This blog was written by Adam Rosenberg, CEO of Rodin Therapeutics, as part of the From The Trenches feature of LifeSciVC.
Disappointing results in Alzheimer’s clinical trials seem to be announced on an almost monthly, and sometimes weekly basis:
Unfortunately, these are just a few examples…there are many more.
If there is a silver lining to so much crushing disappointment, it’s this: We can learn from prior clinical development attempts, most of which were undertaken by highly qualified researchers and clinicians, based on good-faith data.
Further, new biology and chemistry ideas are moving forward, new preclinical and clinical tools are being developed and validated, and recent regulatory announcements suggest an understanding of the unique challenges in Alzheimer’s clinical development.
Early and mechanistically relevant biomarkers are critical to breakthroughs in neuroscience, as I argued in my February 2016 blog post, Are We Poised for a Neuroscience Research Renaissance? Maybe.
That said, not all biomarkers are created equal, nor are they equally relevant. As an example, significant work went into developing brain amyloid PET tracers, which have been used to diagnose patients, enrich clinical trial populations and track drug response. That’s all very helpful to refine and assess an amyloid-directed approach. So far, however, reducing amyloid plaque has not translated to patient benefit.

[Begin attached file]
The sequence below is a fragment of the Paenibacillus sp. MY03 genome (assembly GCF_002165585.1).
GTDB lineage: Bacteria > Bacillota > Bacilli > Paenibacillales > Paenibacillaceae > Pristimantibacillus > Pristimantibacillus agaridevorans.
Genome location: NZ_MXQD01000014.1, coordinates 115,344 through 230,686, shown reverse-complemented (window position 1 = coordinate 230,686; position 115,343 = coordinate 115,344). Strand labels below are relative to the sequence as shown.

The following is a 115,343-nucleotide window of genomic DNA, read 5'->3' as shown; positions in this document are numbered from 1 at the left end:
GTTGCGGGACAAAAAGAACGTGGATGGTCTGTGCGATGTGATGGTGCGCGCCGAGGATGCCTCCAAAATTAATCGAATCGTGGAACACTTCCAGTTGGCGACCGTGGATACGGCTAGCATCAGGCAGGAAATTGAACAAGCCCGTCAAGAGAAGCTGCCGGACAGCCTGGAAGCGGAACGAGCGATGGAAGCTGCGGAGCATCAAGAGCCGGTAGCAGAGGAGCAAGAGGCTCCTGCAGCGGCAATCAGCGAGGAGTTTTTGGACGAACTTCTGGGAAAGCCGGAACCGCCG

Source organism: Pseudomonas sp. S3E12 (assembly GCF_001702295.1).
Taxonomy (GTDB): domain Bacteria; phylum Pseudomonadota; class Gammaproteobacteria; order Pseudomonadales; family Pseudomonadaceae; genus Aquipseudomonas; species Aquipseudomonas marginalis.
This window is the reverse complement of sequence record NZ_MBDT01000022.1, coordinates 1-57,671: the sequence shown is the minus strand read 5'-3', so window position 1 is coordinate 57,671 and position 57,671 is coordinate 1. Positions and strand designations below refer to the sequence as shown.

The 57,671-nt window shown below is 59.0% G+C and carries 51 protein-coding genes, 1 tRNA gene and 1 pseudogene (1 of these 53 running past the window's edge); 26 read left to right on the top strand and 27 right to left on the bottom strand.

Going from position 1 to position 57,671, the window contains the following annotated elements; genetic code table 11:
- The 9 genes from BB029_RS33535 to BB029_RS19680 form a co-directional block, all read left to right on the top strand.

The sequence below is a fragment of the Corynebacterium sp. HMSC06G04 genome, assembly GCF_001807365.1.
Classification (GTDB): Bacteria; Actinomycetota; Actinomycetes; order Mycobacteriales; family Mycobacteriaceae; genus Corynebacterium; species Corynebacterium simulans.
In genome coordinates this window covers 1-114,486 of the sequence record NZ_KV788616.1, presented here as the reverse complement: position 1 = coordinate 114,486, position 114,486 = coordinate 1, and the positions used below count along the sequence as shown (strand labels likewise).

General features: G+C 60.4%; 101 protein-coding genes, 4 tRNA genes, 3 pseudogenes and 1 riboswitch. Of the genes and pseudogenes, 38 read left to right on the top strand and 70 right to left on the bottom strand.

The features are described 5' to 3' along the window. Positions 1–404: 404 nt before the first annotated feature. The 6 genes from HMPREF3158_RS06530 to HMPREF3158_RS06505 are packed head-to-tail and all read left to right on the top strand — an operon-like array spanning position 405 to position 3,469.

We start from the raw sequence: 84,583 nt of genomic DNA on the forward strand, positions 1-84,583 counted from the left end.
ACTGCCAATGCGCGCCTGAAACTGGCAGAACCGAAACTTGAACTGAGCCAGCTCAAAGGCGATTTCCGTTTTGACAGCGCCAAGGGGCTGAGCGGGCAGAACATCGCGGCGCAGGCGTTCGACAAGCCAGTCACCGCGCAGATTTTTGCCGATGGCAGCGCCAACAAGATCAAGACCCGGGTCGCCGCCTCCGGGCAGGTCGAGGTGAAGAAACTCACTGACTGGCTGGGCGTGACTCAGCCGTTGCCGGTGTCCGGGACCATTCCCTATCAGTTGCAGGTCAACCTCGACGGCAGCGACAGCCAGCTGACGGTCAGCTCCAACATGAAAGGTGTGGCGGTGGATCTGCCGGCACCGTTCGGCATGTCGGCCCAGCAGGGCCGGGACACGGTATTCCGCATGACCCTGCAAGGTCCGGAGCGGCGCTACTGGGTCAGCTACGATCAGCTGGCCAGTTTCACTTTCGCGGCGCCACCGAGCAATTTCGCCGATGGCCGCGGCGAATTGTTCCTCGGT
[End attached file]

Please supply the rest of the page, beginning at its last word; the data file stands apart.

To be sure, there is no official “validation” gold standard for biomarkers, and proponents of different mechanisms will often point to different markers as most relevant. Given the heterogeneity of Alzheimer’s disease and other forms of dementia, it is likely that a panel of markers will be required, rather than a single predictive marker.